#RacismLivesHereToo: Day 1
“I am wearing a yellow ribbon because a professor or fellow student has expressed racist or prejudicial sentiments towards me, or has subjected me to microaggressions.”
Few have more at stake in the consequences of legal education than communities of color and other marginalized groups. Many of us enter law school seeking an experience that enables us to undo the oppressive legal structures that prior generations of legal scholars, practitioners, and students were complicit in creating and defending. Instead, what we encounter is an ongoing and unrepentant failure on the part of these schools to create space for different voices, perspectives, and experiences to bear weight on the study and practice of the law. At a time where millions of people of color are threatened by mass deportations, a religious ban, mass incarceration, public divestment, and an assault on basic civil rights; this law school and its peers have not acted sufficiently to change an institutional culture that is directly implicated in the continued marginalization of people of color (POC) both within and outside of these four walls.
Two weeks ago, students of color at Stanford Law School took a stand by launching the “Racism Lives Here Too” campaign, deciding that the school can no longer deny that students of color are constantly subjected to an education marred by racial antagonism. Each day of the week was themed with a topic matter painfully relatable to communities of color. Directly affected students brandished color-themed ribbons in solidarity. This innovative initiative has spread to law schools around the country due to the inescapable fact of minority truths: students of color everywhere must navigate a scholarship that rejects their identities while simultaneously holding it against them. NYU School of Law is no different.
Today, and every day this week, we bring this initiative to NYU School of Law. We will not tolerate dismissal. We will not tolerate displacement. And we will not tolerate a school that fails to see that it is a part of the problem.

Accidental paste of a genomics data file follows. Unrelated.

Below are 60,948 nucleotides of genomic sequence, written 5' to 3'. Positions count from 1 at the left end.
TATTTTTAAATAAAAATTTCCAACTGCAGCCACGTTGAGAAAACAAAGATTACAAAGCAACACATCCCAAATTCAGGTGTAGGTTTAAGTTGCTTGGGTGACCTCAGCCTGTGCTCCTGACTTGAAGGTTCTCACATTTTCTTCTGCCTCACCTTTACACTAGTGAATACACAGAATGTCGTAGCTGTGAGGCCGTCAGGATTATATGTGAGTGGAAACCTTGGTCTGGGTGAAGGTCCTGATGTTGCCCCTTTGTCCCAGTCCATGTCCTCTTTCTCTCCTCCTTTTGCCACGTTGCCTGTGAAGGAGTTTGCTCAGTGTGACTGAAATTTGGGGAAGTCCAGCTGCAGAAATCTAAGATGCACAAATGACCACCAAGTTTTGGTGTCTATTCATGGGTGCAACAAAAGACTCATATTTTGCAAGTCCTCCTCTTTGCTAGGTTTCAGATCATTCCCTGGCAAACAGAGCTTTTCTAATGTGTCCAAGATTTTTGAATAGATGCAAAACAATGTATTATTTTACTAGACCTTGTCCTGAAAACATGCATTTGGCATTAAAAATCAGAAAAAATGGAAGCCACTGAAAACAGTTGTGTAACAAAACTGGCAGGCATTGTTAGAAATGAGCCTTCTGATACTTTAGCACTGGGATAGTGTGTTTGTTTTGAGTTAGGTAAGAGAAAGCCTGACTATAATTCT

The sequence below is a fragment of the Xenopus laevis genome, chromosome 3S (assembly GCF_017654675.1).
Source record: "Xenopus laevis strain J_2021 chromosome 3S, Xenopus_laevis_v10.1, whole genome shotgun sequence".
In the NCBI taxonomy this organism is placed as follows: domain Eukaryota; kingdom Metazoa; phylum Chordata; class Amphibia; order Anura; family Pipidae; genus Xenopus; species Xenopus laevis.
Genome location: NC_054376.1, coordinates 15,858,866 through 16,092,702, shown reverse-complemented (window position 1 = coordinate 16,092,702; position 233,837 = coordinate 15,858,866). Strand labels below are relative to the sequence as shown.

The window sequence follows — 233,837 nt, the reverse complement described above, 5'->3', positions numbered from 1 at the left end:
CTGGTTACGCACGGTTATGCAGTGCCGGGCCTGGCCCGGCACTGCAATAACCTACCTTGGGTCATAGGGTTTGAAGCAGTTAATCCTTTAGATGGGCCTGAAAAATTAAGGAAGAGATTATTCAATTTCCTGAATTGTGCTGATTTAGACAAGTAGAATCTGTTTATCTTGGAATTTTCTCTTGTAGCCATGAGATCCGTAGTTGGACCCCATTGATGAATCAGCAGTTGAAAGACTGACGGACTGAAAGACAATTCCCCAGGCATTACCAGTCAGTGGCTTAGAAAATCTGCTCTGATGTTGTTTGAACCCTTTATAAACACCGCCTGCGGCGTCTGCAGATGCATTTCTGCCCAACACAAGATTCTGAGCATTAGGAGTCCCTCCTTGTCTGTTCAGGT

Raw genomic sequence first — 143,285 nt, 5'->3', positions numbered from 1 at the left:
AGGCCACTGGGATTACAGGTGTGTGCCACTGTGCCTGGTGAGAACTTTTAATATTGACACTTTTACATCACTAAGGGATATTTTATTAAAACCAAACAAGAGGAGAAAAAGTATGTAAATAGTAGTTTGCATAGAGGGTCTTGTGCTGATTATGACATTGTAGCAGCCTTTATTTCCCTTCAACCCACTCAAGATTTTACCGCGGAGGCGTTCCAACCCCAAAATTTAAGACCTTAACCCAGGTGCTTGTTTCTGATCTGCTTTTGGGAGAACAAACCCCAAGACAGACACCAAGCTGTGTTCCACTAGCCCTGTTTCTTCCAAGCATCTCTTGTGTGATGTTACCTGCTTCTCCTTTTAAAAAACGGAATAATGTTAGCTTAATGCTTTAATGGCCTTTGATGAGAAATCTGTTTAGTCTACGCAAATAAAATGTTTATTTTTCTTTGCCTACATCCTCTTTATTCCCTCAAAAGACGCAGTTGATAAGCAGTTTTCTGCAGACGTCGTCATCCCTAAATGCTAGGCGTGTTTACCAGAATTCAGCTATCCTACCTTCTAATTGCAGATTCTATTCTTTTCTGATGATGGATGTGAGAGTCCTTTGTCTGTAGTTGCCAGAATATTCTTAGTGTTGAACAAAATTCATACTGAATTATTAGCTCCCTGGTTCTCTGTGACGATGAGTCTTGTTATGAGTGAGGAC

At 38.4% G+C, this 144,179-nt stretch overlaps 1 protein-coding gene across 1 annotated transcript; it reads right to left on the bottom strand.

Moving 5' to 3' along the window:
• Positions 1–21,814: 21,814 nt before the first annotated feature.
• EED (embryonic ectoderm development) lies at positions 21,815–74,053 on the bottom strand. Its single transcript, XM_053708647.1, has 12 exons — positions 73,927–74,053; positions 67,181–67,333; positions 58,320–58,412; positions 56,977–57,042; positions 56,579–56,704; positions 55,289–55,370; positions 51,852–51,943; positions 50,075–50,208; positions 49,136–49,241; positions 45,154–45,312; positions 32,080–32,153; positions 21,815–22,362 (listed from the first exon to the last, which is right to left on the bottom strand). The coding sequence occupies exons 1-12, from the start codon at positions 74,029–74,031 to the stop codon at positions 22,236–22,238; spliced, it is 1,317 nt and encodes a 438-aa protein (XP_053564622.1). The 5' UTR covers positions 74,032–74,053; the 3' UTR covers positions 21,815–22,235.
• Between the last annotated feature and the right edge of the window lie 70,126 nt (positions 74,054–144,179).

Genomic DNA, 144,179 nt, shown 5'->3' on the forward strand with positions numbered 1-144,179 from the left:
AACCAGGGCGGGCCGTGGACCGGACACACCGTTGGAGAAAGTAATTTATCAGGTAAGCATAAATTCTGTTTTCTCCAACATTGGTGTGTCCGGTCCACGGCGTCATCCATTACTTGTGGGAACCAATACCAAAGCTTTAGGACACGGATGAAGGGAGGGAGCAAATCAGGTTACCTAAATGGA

To begin the week, we are calling attention to language, attitudes, and beliefs on campus.
Here are a few of our experiences.
“The day after the election last year, at 9 AM, a Civil Procedure professor lectured the class about how everyone is upset when “their side” loses, but we should get over it, and that there are good people on both sides, as if the election of a president who won on white supremacist promises was business as usual.” -2L
A famous human rights litigator and professor came to talk to our class about defending Guantanamo detainees. She discussed the challenges of working with less “sophisticated” clients. She defined this sophistication by the number of western languages these clients spoke, and whether or not they had lived in western countries or been educated there. Conversely, she described her unsophisticated clients, who she claimed had a hard time understanding the lawyer-client relationship, as being not “well-traveled” which is code for traveling to the west, and not well educated, which is code for being educated in the west. She also referred to her middle eastern female clients as not that bright because they are all so sheltered. Not a single student questioned or challenged the civilized west/uncivilized east narrative she was perpetuating. She was supposed to be an example for what success looks like in the human rights field, never mind her deep seated racism and disdain for the cultures of her non-white clients. — 2L
“In order to style my hair, I oftentimes wear curlers. One night, I headed downstairs to the main lobby of Hayden in order to grab a food order. I entered the elevator with my curlers, and a fellow student asked what was up with my hair. I joked that I was heading to a rave. And he responded, ‘Oh, I thought it was just ghetto.’ ” — 2L
To be clear, this week of action is not the product of a single comment, interaction, or exchange. This is about more than microaggressions, bigoted remarks, and cultural incompetence. This week is about challenging this school to overcome its institutional incompetence in integrating people of color into our community. We demand this school and its peers to do more to leverage its resources and radically redesign its structure to ensure that the lives of communities of color are no longer threatened and harmed by its students.
The law school has a special obligation to reflect the nation as a whole. Each community should be afforded the opportunity to defend itself from the abuses of the state. Nonetheless, the lives of 2.2 million incarcerated people, 12 million undocumented people, millions of children of color experiencing poverty, and many others are deprived of their rights by a system that won’t even allow access to this profession.
Stanford, NYU, Chicago, HLS, and others may be geographically and culturally distinct, however, they represent some of the most elite institutions in our country, and collectively shape the culture of the law and the lives of those who are subject to it. This week is about making our schools reflective of and accountable to people of color by incorporating our perspectives, experiences, and voices into our studies and practice. Together, we hope that we can begin the process of reimagining a more equitable and transformative idea of legal education and practice.
A Coalition of Students of Color